close_notify alerts with the client before closing the connection.
   Servers that are unprepared to receive any more data MAY close the
   connection after sending the close_notify alert, thus generating an
   incomplete close on the client side.  When the client has received
   the close_notify alert from the server and still has pending data to
   send, it SHOULD send the pending data before sending the close_notify
   alert.


5.  Security Considerations

5.1.  Authentication and Certificates

   In security sensitive environments, it is recommended that mutual
   authentication be deployed as that will prevent masquerade attacks,
   modification of the messages, and disclosure of the contents of the
   messages.  Mutual authentication means the TLS client and server are
   provisioned with necessary trust anchors and must perform certificate
   validation.

   [Editor's Note: added text on self-signed certificate validation and
   removed text on caching.]

   The use of self-signed certificates with certificate fingerprint
   authorization lists provides more protection from masquerade and man-
   in-the-middle attacks than forgoing certificate validation and
   authorization.

   [Editor's Note: It may be useful to suggest some operational practice
   that facilitates the deployment of self-signed certificates.  For



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   example, in order to initially populate an authorization list a
   client or server can display a certificate finger-print through a
   user interface to an administrator to be authorized and added to the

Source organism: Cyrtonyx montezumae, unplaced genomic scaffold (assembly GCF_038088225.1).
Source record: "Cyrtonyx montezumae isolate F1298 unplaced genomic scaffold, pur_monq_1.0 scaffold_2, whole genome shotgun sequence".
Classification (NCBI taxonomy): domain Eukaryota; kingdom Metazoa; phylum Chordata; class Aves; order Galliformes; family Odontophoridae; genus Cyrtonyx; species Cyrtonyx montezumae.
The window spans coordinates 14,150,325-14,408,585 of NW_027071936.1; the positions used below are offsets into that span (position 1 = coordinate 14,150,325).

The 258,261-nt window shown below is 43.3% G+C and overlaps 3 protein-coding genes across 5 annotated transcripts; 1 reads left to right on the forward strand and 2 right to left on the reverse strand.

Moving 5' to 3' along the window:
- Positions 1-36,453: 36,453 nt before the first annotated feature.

authorization list.]

   If the client or server choose to forgo certificate validation then
   the threats listed in Section 2 may not be appropriately mitigated.
   Malicious entities may masquerade as the client or server, or they
   may insert themselves as a man-in-the middle of the conversation.
   This may result in modification and disclosure of data.  While this
   may be acceptable in a security insensitive environment, it is
   recommended that server and client are configured with certificates
   and validate received certificate against provisioned trust anchors
   and authorization lists.

   TLS authentication and the distribution of keys is based on
   certificates and asymmetric cryptography.  This makes TLS transport
   more expensive than non-TLS plain transport.  An attacker may
   initialize many TLS connections to a receiver as a denial of service
   attack.  Since a receiver may act upon received data, for syslog over
   TLS, it is recommended that the server authenticate the client to
   ensure that information received is authentic.

5.2.  Cipher Suites

   This specification specifies the following cipher suite required for
   all compliant implementation for minimum interoperability purposes:

   TLS_RSA_WITH_AES_128_CBC_SHA

   Operators MAY choose to disable cipher suites for TLS that are
   regarded as too weak for the environment in which this specification
   is being used, especially older cipher suites.  This MAY lead to a
   reduction of interoperability.  It is likely that, in time, the
   cipher suite specified here will become subject to attack and the use
   of it will too be deprecated.  This allows the future update of the
   specification to change mandatory-to-implement cipher requirement for